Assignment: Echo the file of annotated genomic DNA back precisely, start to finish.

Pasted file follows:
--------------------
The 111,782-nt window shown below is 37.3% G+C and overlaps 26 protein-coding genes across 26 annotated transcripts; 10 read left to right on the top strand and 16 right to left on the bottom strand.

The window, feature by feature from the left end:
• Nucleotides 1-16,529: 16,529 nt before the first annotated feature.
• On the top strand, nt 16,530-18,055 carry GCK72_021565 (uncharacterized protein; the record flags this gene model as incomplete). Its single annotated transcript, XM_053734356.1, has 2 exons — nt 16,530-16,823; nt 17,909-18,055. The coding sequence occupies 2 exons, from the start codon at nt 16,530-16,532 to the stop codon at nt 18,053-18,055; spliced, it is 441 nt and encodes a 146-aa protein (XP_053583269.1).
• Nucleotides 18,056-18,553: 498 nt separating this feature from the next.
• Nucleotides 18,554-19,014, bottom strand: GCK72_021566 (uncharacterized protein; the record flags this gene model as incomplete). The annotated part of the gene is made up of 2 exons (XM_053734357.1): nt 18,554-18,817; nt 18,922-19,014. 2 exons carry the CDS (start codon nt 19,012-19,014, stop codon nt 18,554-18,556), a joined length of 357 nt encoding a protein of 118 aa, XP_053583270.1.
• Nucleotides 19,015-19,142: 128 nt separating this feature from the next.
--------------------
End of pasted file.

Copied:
The 111,782-nt window shown below is 37.3% G+C and overlaps 26 protein-coding genes across 26 annotated transcripts; 10 read left to right on the top strand and 16 right to left on the bottom strand.

The window, feature by feature from the left end:
• Nucleotides 1-16,529: 16,529 nt before the first annotated feature.
• On the top strand, nt 16,530-18,055 carry GCK72_021565 (uncharacterized protein; the record flags this gene model as incomplete). Its single annotated transcript, XM_053734356.1, has 2 exons — nt 16,530-16,823; nt 17,909-18,055. The coding sequence occupies 2 exons, from the start codon at nt 16,530-16,532 to the stop codon at nt 18,053-18,055; spliced, it is 441 nt and encodes a 146-aa protein (XP_053583269.1).
• Nucleotides 18,056-18,553: 498 nt separating this feature from the next.
• Nucleotides 18,554-19,014, bottom strand: GCK72_021566 (uncharacterized protein; the record flags this gene model as incomplete). The annotated part of the gene is made up of 2 exons (XM_053734357.1): nt 18,554-18,817; nt 18,922-19,014. 2 exons carry the CDS (start codon nt 19,012-19,014, stop codon nt 18,554-18,556), a joined length of 357 nt encoding a protein of 118 aa, XP_053583270.1.
• Nucleotides 19,015-19,142: 128 nt separating this feature from the next.